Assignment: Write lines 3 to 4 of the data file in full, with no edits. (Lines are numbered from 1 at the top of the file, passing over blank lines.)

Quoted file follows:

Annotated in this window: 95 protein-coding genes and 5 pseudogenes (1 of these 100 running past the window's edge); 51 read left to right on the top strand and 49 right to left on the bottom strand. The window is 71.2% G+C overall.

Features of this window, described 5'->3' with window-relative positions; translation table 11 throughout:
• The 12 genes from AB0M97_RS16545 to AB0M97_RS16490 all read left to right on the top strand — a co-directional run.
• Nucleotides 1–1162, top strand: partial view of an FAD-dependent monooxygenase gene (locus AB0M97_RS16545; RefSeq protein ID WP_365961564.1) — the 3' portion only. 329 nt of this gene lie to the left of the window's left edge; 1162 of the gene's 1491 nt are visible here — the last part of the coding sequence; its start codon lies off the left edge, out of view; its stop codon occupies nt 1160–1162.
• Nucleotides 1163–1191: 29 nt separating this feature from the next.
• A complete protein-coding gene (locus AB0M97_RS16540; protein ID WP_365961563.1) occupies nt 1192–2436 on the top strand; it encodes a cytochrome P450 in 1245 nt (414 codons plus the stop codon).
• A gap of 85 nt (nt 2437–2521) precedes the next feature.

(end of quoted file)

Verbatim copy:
• The 12 genes from AB0M97_RS16545 to AB0M97_RS16490 all read left to right on the top strand — a co-directional run.
• Nucleotides 1–1162, top strand: partial view of an FAD-dependent monooxygenase gene (locus AB0M97_RS16545; RefSeq protein ID WP_365961564.1) — the 3' portion only. 329 nt of this gene lie to the left of the window's left edge; 1162 of the gene's 1491 nt are visible here — the last part of the coding sequence; its start codon lies off the left edge, out of view; its stop codon occupies nt 1160–1162.